Paper for Publication in Shamim Bodhanya (ed.), Large Scale Systemic Change: Theories, Modelling and Practices
Duisburg January 2008
local economic delivery
Content 1 2 3 3.1 3.2 3.3 3.4 4 5 6 6.1 6.2 7 Introduction The concept of Systemic Competitiveness Systemic Competitiveness at the local level From the supranational to the local level What do we mean by “competitiveness” at a territorial level? Complex systems and local economic development Local economic development and systemic competitiveness The Systemic Competitiveness of South Africa Consequences for LED and local strategy formulation in South Africa Systemic Competitiveness and approaches to LED Locations with antagonistic stakeholders Locations with aligned stakeholders Conclusion 1 1 5 5 7 9 11 13 15 17 17 21 22 1
Annex: Benchmarking-table to assess territorial Systemic Competitiveness
Why would one address the topic of local economic development under the header of “large scale systemic change“? Is a local economy not, by definition, the opposite of a large system? Actually, it isn’t. There are, of course, local economies that can be comprehensively described on one sheet of paper. But looking at the South African reality, even local economies that at first glance appear to be not complex at all, such as rural places in former homelands, turn out to be relatively complex systems as soon as one takes a closer look. Therefore, an effort to stimulate economic growth of a local economy is bound to involve large scale systemic change. Many local economies are complex systems, and quite a few of them are quite dysfunctional or underperforming, so that the category “large scale systemic change” applies. When one says that LED involves systemic change, this actually has two different meanings. First, most local economies are complex social systems. Instigating change is bound to be an activity that is not trivial, i.e. there will hardly be a linear relationship between input and output. A territorial change process is necessarily subject to complex feedback mechanisms and a variety of unintended consequences. It is important to conceptualise it as a complex process that cannot be planned in any detailed way in advance. Second, the outcome of a territorial change process will be a change in the structure of the system “local economy”, i.e. the set of producers, companies and service providers that generate goods and services. With a sustained LED process the local economy will change its level of competitiveness, its positioning in regional, national and global markets and ultimately its sectoral structure. In this chapter, we will present the concept of Systemic Competitiveness as a framework to analyse economic systems (Section 2). We will explore its applicability to local economies (Section 3). We then investigate the reality of South Africa’s economy from a systemic competitiveness perspective (Section 4). This analysis of South Africa’s economy leads us to the identification of specific challenges for local economic development, highlighting the importance of quite fundamental systemic change (Section 5). We then discuss possible approaches to induce systemic change at the local level (Section 6).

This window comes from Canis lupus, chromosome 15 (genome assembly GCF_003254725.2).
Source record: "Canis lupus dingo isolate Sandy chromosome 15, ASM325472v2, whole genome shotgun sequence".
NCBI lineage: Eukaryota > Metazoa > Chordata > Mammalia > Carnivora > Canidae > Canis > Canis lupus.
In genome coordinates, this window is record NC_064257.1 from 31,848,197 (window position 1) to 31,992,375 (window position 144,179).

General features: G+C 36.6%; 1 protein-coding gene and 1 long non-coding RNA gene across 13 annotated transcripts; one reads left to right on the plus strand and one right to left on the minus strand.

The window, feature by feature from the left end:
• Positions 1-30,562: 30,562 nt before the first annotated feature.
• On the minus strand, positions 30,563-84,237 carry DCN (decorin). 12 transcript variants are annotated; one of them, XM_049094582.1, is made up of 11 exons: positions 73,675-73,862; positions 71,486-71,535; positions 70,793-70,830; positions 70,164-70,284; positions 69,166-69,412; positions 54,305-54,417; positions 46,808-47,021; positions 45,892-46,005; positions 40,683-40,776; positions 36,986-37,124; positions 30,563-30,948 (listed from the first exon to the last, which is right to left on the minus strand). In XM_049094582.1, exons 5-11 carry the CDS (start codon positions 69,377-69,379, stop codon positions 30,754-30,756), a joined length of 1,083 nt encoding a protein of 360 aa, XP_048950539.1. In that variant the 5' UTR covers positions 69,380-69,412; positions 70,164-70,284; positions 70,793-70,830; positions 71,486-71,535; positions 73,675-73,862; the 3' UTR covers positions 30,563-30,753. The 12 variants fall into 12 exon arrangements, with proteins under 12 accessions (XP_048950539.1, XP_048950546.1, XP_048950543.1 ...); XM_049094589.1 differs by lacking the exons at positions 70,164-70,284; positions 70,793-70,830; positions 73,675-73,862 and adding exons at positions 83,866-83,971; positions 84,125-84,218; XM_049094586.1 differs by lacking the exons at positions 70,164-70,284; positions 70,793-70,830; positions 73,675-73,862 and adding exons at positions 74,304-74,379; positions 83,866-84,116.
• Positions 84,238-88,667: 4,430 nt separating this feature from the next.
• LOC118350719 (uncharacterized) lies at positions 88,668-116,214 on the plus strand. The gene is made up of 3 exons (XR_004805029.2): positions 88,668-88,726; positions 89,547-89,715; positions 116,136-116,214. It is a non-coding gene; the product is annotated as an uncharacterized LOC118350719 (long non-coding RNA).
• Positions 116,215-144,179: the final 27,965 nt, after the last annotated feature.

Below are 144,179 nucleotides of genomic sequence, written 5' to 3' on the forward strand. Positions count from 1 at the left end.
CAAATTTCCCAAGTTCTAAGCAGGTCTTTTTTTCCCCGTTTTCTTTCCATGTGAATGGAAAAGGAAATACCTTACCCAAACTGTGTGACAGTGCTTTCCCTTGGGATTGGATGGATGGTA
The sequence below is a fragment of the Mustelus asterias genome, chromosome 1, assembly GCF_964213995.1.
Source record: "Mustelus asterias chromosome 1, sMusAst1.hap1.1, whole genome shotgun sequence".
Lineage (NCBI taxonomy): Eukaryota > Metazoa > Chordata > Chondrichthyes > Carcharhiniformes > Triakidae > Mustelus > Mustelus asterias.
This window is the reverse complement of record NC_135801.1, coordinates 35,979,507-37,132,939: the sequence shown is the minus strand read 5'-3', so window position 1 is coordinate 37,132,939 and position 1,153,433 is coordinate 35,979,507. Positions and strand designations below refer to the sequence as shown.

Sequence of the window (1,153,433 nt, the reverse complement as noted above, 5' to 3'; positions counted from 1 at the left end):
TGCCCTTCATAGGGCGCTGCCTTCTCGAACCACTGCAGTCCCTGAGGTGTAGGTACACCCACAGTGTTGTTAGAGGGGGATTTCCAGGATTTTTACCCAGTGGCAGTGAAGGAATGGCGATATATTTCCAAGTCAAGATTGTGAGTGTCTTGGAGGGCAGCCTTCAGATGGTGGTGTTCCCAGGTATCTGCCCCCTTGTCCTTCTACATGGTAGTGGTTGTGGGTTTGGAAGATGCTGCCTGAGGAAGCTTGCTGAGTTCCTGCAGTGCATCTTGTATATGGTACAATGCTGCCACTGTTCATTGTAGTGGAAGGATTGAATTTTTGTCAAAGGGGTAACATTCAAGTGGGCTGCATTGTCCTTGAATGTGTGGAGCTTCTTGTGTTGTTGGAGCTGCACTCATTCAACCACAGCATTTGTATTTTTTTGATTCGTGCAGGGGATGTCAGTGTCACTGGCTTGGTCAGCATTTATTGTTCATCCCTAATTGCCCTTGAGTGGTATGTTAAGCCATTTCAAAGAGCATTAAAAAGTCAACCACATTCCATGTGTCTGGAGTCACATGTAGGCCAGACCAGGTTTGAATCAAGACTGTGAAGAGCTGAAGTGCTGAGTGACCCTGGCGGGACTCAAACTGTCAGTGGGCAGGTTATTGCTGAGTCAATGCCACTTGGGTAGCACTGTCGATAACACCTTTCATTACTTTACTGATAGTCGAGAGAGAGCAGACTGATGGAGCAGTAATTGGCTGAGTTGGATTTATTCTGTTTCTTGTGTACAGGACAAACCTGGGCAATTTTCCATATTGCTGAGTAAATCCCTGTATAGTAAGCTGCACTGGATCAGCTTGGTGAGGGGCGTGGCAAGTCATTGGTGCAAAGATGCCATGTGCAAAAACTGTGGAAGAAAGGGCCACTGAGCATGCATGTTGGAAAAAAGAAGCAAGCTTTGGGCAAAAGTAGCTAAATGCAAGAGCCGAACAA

The concept of Systemic Competitiveness
The concept of Systemic Competitiveness is a heuristic model that combines crucial insights from economics, social science and other disciplines in order to better understand the driving forces of economic development. The intention behind the
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formulation of the concept was, first, to allow a more adequate analysis of countries and locations that went beyond reductionist, undercomplex approaches, and, second, to permit a more adequate formulation of policy recommendations, in particular recommendations...